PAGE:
International Women’s Day is not just a symbolic gesture to celebrate the contributions of women in myriad fields but an occasion to reflect on their status in society and the issues that impede their growth and genuine empowerment. In the Indian context, women empowerment — economic, social and cultural — is still a work in […]
International Women’s Day is not just a symbolic gesture to celebrate the contributions of women in myriad fields but an occasion to reflect on their status in society and the issues that impede their growth and genuine empowerment. In the Indian context, women empowerment — economic, social and cultural — is still a work in progress. Catchy slogans like ‘Beti Bachao Beti Padhao’ may have helped in promoting public awareness about girl child education but the ground realities pertaining to women’s education, safety, security and equal opportunities at workplaces are far from encouraging. For instance, the gross underutilisation of the Nirbhaya Fund, meant for schemes aimed at improving the safety and security of women, shows an inexcusable apathy towards the issues concerning women’s safety. A parliamentary panel has pointed out that of the Rs, 9,549 crore allocated under the fund, created by the Central government in the wake of the nationwide outrage over the 2012 Nirbhaya rape-murder case, only Rs 4,241 crore has been released and around Rs 2,989 crore utilised. This is a big let-down for a country where the atrocities against women remain high and the conviction rate very poor. Regrettably, India continues to be ranked among the ‘most dangerous countries for women.’ What is more alarming is that several cases of sexual assault go unreported for various reasons, including kinship with the perpetrator and lack of trust in the tedious judicial system. Despite growth in the economy and the working-age population in India, the participation of women in the labour force has been declining.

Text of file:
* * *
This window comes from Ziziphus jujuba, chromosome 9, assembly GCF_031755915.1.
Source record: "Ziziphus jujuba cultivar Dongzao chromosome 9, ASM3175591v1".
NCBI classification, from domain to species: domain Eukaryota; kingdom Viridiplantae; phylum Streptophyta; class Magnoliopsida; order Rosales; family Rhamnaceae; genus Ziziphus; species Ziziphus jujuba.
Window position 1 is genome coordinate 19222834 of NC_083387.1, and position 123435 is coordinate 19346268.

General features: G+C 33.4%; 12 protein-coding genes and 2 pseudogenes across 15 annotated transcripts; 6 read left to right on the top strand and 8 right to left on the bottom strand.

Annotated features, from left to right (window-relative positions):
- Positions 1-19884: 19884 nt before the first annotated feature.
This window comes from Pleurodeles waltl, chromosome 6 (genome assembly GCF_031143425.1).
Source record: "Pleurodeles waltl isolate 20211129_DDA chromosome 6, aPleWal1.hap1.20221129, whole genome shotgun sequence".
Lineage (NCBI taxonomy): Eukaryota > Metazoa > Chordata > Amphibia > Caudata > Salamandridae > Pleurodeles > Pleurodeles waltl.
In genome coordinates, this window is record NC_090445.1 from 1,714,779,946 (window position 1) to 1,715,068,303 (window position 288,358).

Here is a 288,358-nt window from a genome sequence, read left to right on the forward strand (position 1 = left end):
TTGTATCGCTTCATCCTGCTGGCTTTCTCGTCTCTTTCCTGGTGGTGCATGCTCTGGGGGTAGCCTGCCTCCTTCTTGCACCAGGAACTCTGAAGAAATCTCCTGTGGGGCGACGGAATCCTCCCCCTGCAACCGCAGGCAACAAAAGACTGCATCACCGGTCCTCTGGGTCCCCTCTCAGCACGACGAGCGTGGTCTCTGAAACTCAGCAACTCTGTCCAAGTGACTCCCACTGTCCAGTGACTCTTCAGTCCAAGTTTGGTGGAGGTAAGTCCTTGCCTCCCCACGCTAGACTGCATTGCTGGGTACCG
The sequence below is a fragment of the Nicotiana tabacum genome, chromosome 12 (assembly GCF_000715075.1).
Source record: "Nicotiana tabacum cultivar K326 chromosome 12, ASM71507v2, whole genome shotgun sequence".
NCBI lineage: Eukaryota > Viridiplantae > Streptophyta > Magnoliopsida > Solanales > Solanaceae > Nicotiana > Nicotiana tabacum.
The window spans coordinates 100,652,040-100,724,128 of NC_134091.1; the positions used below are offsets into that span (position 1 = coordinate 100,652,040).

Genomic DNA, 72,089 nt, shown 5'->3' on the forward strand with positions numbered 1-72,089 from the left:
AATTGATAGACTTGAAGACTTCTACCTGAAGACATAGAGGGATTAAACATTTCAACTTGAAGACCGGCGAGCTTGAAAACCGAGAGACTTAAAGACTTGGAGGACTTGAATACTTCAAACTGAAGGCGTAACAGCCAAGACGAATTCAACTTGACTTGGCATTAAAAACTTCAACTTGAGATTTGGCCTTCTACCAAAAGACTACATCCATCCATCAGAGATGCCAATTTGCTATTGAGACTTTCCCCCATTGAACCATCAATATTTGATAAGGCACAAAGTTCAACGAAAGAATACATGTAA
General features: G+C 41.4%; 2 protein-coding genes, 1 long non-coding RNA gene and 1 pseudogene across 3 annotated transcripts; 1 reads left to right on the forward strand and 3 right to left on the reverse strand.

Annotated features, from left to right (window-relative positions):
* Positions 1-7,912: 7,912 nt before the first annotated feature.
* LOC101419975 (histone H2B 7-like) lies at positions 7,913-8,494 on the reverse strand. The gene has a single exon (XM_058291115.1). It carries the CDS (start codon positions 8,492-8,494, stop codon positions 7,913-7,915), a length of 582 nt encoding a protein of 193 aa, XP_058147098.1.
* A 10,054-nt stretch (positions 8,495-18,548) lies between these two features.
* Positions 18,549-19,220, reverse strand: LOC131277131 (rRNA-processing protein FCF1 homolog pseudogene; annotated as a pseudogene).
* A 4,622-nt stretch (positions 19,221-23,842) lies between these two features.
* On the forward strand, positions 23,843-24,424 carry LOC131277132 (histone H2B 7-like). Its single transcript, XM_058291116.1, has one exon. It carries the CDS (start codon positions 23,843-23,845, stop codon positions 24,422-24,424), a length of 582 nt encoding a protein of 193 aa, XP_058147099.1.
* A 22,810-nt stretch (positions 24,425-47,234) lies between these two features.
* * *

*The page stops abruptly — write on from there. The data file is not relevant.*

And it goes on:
This is an alarming trend when seen against the backdrop of increasing crime against women and widespread gender discrimination. At 21%, India has one of the lowest female participation rates in the workforce across the world. It is less than half the global average. No matter which cluster of countries one compares with — high income or low, highly indebted or least developed — India comes off worse. The dismally low labour force participation rate can be attributed, at least partially, to the restrictive cultural norms regarding women’s work, the gender wage gap and lack of safety policies and flexible work offerings. The sharpest decline has been in the case of Scheduled Tribe women. The pandemic has worsened the situation, impacting the women disproportionately because a majority of them work in informal sectors, characterised by lower-paying and less secure jobs, income volatility, and the lack of a robust social safety net. The labour force participation rate, which includes those who are employed as well as those who are as yet unemployed but seeking work, is one of the important indicators that reflects the economy’s active workforce. According to the World Bank, Indian women’s participation in the formal economy is among the lowest in the world — only parts of the Arab world fare worse.
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